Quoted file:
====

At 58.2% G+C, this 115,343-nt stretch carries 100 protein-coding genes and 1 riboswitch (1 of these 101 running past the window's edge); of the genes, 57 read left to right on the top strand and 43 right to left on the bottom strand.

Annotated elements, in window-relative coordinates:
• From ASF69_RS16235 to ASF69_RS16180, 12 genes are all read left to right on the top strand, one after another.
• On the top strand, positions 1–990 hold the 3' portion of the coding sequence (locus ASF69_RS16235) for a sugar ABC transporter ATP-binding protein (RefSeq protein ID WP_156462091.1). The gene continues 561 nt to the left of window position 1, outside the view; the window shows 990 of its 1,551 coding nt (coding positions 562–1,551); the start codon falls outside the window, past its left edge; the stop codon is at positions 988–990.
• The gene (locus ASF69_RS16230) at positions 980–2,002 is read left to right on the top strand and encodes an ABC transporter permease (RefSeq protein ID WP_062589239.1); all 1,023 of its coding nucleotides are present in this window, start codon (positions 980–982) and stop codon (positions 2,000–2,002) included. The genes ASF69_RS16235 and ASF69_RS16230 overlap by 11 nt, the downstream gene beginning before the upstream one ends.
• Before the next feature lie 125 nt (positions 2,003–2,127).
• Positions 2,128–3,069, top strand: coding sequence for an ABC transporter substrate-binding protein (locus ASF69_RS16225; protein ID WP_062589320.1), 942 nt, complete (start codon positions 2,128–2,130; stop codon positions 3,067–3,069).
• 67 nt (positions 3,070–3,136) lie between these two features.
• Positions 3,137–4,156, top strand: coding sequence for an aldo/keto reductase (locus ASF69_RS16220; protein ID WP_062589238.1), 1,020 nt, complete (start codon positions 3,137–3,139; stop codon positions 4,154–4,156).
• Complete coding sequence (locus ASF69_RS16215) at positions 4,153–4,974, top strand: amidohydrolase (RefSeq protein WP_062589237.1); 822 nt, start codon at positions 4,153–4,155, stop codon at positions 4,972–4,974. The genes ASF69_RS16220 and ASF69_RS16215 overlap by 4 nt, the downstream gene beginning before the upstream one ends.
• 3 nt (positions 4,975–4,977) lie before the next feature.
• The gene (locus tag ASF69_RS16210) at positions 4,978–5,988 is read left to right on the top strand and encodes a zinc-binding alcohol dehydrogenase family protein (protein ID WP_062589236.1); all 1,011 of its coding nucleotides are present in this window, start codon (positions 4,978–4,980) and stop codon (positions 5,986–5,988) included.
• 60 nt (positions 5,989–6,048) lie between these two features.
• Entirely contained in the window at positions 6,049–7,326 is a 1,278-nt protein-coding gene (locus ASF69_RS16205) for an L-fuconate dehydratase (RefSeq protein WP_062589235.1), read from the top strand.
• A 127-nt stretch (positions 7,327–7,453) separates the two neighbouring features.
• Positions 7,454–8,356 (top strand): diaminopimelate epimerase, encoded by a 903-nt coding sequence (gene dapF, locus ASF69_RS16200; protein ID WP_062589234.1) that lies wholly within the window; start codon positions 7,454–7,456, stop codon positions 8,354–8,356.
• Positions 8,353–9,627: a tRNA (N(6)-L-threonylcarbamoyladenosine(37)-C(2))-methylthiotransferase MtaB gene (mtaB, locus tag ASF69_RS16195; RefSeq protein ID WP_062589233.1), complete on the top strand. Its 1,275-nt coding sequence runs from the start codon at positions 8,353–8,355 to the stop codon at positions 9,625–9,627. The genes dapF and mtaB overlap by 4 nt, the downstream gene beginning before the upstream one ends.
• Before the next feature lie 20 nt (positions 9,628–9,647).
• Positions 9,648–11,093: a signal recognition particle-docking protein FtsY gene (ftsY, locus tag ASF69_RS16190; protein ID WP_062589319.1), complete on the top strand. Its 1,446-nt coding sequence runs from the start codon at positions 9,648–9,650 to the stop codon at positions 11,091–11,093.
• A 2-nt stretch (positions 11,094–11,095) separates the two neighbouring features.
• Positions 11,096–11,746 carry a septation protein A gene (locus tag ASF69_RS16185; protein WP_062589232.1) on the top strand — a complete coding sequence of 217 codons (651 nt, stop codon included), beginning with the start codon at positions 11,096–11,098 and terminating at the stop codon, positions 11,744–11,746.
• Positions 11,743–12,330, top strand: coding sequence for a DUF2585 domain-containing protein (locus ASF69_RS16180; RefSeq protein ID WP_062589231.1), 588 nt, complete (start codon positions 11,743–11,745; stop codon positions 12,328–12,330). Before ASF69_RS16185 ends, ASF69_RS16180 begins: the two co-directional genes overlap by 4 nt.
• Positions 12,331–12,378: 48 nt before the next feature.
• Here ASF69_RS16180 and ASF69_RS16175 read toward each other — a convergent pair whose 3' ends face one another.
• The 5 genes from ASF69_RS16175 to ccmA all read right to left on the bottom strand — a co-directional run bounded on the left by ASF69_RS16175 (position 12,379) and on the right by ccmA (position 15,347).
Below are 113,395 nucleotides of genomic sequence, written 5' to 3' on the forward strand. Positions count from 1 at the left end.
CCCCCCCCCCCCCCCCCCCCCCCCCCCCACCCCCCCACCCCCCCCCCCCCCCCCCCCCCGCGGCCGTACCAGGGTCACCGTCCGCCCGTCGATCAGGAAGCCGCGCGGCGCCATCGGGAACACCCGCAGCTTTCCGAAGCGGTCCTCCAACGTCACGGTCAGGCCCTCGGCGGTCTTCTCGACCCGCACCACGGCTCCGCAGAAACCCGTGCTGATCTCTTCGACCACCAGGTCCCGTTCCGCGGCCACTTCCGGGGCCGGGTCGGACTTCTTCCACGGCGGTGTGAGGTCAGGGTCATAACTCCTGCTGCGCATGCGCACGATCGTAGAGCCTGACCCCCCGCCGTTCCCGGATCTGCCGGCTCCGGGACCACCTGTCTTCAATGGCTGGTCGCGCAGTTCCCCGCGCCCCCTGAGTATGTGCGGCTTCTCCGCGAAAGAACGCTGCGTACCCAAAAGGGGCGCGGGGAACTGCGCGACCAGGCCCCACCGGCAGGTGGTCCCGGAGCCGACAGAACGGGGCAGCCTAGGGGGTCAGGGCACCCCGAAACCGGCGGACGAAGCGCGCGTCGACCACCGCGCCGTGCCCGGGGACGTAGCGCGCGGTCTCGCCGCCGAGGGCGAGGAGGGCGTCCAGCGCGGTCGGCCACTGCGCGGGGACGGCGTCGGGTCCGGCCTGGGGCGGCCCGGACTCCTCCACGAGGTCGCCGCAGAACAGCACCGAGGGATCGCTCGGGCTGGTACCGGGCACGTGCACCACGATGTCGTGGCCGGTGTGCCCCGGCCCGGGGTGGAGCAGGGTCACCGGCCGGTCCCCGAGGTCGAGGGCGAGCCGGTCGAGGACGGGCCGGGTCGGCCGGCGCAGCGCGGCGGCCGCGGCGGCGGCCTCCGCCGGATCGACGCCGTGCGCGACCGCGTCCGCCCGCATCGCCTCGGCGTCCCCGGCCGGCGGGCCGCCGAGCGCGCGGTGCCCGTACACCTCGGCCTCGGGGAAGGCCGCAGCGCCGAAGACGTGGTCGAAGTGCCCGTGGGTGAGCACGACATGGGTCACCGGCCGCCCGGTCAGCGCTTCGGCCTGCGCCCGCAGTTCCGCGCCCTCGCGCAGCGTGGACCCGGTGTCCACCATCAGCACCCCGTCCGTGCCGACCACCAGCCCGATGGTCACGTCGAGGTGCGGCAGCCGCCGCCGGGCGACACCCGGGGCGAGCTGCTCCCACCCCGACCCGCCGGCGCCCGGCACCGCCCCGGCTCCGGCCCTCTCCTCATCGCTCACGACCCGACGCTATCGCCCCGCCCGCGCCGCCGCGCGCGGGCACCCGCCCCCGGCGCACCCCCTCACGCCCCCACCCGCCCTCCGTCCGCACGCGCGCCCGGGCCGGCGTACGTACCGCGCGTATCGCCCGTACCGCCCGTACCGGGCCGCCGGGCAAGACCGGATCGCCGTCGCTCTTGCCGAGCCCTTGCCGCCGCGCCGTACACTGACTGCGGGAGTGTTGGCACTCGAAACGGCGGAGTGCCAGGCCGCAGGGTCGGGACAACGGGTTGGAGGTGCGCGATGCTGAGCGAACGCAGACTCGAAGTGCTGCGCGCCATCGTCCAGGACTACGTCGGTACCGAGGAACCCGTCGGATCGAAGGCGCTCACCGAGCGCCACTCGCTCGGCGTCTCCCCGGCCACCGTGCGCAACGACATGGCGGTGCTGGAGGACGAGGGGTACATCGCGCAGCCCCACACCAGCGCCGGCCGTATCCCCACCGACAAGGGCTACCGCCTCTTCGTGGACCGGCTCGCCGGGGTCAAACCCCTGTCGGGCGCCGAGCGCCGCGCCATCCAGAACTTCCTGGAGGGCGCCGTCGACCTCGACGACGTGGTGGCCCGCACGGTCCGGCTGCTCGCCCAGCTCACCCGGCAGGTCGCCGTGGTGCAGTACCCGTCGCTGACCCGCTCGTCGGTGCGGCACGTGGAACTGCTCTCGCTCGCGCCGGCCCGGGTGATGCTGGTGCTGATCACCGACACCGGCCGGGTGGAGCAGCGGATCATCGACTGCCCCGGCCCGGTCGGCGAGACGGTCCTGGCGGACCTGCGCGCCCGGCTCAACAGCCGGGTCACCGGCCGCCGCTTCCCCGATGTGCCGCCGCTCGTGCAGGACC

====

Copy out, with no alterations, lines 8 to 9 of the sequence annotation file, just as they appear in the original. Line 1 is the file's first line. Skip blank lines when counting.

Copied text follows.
• 67 nt (positions 3,070–3,136) lie between these two features.
• Positions 3,137–4,156, top strand: coding sequence for an aldo/keto reductase (locus ASF69_RS16220; protein ID WP_062589238.1), 1,020 nt, complete (start codon positions 3,137–3,139; stop codon positions 4,154–4,156).